Figure 10. Displacements time histories of the control point #2 of the bell tower of San Benedetto in Ferrara (Italy) for the inclined real and the fictitious vertical configurations for the six main Italian earthquakes of the last few decades.

Regard to the displacements THs of the control point #3, belonging to the top of the tower, they present comparable values of displacement with those illustrated in Figure 11 for all the seismic events. The resultant displacements are greater for the inclined tower than the vertical, except for the earthquakes of 24th August 2016 and 26th October 2016, in which the values are almost the same for both models. The main difference of the values regards to the residual displacement of the shocks of 29th May 2012, which is near to 15 cm for the inclined tower and between 3 and 4 cm for the vertical one, and of 30th October 2016 that is equal to 18 cm for the inclined configuration and near to 4 cm for the vertical one. There are other two results which are no doubt slightly less significant but nonetheless they are still of importance, such as the residual displacement of the dynamic actions of 06th April 2009, that is equal to 15 cm for the inclined configuration and near to 6 cm for the vertical one, and 20th May 2012, which is near to 8 cm for the inclined tower and near to 3 cm for the vertical one.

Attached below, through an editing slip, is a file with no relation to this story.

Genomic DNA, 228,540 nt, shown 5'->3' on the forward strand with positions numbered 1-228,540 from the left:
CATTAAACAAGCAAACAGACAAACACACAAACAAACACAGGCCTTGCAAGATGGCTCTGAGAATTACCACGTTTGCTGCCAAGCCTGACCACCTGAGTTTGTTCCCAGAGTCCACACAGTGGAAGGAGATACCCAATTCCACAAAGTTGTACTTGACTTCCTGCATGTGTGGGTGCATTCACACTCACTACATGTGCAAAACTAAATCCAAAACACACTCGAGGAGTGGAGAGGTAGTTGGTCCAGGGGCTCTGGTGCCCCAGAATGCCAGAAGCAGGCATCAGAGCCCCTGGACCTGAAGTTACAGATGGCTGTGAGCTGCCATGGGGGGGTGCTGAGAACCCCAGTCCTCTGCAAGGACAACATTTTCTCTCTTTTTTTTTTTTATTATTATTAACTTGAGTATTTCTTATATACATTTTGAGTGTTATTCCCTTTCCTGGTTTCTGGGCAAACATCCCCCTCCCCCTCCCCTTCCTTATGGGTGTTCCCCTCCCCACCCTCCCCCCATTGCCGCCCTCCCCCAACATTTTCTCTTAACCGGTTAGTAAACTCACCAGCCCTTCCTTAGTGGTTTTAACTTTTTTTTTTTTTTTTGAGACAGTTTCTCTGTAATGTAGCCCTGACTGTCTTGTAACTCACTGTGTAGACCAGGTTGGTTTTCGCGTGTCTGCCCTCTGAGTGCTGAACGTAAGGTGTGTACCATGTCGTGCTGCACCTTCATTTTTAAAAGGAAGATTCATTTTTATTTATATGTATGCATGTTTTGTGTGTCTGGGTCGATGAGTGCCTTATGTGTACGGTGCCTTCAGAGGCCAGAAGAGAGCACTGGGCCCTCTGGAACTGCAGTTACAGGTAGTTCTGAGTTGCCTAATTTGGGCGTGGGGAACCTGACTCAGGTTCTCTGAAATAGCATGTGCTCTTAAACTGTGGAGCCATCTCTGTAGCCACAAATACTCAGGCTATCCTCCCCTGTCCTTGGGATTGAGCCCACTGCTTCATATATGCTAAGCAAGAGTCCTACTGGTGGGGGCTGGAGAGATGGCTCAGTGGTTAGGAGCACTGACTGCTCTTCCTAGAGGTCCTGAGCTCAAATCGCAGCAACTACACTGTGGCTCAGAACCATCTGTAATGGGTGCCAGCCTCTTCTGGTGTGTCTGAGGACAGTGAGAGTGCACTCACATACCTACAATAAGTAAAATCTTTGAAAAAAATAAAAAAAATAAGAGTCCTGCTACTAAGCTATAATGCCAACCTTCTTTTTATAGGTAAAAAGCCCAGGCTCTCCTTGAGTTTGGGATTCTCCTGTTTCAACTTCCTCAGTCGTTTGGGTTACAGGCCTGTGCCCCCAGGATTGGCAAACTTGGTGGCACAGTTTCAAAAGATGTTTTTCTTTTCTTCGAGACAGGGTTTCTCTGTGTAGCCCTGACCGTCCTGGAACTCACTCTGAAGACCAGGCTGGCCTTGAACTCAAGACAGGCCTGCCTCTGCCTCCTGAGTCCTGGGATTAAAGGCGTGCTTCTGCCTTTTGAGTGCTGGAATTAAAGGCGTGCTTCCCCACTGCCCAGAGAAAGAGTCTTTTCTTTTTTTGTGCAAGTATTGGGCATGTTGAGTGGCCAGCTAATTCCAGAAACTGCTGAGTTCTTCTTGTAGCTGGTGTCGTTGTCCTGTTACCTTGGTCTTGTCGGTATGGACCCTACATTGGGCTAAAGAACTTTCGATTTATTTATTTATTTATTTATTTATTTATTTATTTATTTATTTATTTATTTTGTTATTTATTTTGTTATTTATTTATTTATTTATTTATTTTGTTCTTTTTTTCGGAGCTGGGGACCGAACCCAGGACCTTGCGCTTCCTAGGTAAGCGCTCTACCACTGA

Figure 11. Displacements time histories of the control point #3 of the bell tower of San Benedetto in Ferrara (Italy) for the inclined real and the fictitious vertical configurations for the six main Italian earthquakes of the last few decades.